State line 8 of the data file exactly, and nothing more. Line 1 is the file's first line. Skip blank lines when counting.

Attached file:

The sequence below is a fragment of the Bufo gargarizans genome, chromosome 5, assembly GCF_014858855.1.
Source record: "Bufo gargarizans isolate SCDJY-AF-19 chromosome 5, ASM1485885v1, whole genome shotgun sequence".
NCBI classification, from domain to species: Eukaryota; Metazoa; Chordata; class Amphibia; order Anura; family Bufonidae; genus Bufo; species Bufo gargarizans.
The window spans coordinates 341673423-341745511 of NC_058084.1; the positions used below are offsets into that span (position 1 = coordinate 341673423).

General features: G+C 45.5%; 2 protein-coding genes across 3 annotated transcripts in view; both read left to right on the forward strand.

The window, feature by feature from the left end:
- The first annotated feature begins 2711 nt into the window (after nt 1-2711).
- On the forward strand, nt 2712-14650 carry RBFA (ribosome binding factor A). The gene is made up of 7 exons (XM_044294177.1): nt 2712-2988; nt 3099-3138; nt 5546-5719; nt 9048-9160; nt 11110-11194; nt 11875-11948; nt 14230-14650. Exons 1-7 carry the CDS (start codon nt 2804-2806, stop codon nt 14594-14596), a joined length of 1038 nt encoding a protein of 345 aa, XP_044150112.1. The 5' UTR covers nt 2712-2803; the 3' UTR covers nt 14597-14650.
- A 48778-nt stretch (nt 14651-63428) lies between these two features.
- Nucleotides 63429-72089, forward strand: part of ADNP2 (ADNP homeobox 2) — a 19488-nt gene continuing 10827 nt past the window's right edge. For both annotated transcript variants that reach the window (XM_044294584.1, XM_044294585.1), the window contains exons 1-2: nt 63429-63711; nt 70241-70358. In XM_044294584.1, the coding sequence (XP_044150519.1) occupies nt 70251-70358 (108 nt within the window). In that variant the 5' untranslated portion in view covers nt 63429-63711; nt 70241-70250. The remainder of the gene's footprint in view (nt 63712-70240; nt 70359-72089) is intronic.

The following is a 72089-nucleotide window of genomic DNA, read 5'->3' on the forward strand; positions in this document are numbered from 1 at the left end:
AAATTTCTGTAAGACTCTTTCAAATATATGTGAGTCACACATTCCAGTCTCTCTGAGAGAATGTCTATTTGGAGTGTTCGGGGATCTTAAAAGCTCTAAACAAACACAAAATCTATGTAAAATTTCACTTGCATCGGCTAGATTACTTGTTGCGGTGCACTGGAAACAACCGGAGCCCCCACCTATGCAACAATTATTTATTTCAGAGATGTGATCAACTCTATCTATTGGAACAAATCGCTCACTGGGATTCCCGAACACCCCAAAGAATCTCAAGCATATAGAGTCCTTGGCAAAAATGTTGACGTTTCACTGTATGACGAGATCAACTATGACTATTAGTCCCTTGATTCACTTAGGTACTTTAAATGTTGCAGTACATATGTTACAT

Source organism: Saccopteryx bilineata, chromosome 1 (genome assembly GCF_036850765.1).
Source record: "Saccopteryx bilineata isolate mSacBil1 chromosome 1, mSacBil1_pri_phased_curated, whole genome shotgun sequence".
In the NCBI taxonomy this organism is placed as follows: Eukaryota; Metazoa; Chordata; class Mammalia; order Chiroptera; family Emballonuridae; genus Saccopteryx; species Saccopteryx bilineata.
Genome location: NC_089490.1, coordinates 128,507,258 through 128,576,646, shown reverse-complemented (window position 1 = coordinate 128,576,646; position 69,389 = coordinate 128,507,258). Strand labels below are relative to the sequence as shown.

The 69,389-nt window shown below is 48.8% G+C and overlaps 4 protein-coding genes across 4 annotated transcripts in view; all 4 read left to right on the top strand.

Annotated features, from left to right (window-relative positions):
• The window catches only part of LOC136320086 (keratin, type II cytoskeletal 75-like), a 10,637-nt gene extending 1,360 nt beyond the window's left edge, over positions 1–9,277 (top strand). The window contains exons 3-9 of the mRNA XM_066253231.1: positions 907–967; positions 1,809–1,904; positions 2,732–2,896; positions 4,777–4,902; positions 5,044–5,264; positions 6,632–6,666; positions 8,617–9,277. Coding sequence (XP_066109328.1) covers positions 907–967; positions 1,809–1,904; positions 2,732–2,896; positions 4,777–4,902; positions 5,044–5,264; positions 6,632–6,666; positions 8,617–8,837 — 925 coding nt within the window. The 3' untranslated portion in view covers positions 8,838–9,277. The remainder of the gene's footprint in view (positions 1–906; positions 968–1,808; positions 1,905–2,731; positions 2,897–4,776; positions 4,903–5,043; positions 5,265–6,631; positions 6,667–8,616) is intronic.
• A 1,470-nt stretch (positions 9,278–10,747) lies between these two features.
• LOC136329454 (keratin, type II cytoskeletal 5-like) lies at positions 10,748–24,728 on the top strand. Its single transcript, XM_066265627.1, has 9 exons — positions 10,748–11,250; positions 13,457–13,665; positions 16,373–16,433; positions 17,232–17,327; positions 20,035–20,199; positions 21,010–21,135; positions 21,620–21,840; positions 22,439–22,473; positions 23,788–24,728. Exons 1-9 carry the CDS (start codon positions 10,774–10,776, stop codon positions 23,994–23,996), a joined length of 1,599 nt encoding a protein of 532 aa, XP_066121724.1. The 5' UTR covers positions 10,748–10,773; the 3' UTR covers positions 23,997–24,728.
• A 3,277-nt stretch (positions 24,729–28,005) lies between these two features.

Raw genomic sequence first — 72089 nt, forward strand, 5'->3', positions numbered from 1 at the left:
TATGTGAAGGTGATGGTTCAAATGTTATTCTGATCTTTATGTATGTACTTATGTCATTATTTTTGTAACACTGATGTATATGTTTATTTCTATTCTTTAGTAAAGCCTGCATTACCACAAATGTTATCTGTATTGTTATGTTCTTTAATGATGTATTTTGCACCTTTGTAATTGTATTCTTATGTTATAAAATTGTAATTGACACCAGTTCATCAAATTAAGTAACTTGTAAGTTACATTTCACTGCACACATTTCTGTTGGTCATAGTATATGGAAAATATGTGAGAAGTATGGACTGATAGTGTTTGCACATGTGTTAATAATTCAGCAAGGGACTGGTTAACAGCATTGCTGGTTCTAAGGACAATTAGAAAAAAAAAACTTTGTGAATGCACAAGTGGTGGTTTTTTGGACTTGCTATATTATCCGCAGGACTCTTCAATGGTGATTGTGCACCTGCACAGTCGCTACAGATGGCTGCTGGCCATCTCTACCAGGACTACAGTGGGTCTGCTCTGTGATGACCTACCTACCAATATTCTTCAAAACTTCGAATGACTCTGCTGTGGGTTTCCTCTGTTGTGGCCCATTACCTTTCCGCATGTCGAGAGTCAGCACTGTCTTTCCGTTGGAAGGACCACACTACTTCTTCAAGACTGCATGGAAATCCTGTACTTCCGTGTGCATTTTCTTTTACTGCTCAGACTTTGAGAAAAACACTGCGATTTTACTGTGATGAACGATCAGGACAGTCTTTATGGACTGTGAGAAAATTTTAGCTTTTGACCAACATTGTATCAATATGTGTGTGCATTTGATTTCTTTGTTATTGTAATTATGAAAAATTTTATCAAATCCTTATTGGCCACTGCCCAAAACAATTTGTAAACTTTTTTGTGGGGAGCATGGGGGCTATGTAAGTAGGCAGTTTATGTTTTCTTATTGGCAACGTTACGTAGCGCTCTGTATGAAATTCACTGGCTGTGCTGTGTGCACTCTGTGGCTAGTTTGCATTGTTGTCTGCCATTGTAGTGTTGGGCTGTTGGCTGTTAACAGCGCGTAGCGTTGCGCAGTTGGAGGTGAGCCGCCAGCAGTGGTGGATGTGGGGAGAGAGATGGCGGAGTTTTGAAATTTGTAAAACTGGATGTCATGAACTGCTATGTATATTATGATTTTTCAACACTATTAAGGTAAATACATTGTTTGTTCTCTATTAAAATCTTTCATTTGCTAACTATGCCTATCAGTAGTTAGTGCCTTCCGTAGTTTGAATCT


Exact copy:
- On the forward strand, nt 2712-14650 carry RBFA (ribosome binding factor A). The gene is made up of 7 exons (XM_044294177.1): nt 2712-2988; nt 3099-3138; nt 5546-5719; nt 9048-9160; nt 11110-11194; nt 11875-11948; nt 14230-14650. Exons 1-7 carry the CDS (start codon nt 2804-2806, stop codon nt 14594-14596), a joined length of 1038 nt encoding a protein of 345 aa, XP_044150112.1. The 5' UTR covers nt 2712-2803; the 3' UTR covers nt 14597-14650.